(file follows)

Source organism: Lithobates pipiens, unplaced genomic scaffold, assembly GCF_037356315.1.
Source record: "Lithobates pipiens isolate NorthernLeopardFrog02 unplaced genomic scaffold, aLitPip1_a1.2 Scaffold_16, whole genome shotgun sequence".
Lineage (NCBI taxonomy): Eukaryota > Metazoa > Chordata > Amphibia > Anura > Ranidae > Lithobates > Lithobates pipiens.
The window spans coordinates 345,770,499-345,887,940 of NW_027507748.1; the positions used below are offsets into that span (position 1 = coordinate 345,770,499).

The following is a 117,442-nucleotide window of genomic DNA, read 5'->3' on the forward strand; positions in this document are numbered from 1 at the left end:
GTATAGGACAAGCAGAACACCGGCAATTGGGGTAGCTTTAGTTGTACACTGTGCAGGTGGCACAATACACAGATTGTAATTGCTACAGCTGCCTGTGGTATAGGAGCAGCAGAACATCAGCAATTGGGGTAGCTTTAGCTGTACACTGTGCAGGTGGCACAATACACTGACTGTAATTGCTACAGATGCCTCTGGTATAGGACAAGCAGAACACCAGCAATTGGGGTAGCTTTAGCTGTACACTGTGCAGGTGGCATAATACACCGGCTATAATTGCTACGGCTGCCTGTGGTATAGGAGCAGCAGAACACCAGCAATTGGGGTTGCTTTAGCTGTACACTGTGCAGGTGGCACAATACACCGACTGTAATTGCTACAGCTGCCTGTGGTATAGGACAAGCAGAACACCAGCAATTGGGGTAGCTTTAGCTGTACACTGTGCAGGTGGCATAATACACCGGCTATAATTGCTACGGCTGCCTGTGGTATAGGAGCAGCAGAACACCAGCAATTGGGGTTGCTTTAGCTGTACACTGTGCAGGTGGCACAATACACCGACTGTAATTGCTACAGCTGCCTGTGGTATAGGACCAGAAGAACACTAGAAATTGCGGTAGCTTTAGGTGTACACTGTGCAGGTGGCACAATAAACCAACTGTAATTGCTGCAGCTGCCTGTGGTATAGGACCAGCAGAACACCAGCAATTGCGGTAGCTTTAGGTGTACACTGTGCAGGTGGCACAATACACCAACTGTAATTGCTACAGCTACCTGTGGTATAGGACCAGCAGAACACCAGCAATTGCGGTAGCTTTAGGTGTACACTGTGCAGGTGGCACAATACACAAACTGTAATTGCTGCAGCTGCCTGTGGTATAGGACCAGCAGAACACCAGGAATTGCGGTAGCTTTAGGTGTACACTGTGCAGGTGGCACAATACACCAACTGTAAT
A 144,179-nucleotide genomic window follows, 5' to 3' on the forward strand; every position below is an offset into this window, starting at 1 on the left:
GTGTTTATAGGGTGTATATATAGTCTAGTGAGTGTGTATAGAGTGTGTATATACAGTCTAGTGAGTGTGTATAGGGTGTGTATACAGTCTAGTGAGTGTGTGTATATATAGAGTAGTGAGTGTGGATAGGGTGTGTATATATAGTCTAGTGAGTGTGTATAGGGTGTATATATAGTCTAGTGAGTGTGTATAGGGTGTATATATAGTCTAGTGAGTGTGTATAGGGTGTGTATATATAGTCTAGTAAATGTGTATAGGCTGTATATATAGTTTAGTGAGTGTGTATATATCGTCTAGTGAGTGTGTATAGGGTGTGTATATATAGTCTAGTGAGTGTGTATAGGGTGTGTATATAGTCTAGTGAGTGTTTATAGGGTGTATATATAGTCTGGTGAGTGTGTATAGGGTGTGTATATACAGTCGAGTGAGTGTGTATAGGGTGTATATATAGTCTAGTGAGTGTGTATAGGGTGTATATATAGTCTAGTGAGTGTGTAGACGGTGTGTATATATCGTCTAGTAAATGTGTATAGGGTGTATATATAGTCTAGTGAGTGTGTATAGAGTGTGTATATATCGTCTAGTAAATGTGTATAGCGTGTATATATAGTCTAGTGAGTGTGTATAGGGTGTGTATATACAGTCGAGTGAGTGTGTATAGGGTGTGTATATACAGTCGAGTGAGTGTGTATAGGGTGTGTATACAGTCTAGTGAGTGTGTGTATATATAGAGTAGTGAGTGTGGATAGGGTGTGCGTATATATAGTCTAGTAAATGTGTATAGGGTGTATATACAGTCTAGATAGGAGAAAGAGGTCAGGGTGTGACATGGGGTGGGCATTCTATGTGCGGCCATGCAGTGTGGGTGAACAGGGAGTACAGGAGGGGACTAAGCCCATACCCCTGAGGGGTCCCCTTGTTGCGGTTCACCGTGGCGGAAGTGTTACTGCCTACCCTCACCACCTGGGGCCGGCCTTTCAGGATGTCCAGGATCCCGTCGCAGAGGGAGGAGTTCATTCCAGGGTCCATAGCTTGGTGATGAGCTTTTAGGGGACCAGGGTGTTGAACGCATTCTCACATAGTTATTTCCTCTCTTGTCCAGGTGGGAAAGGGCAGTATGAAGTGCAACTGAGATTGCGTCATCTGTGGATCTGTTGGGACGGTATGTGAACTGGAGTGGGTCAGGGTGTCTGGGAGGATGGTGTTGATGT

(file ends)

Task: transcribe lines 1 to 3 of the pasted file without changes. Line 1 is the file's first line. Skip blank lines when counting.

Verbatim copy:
Source organism: Lithobates pipiens, unplaced genomic scaffold, assembly GCF_037356315.1.
Source record: "Lithobates pipiens isolate NorthernLeopardFrog02 unplaced genomic scaffold, aLitPip1_a1.2 Scaffold_16, whole genome shotgun sequence".
Lineage (NCBI taxonomy): Eukaryota > Metazoa > Chordata > Amphibia > Anura > Ranidae > Lithobates > Lithobates pipiens.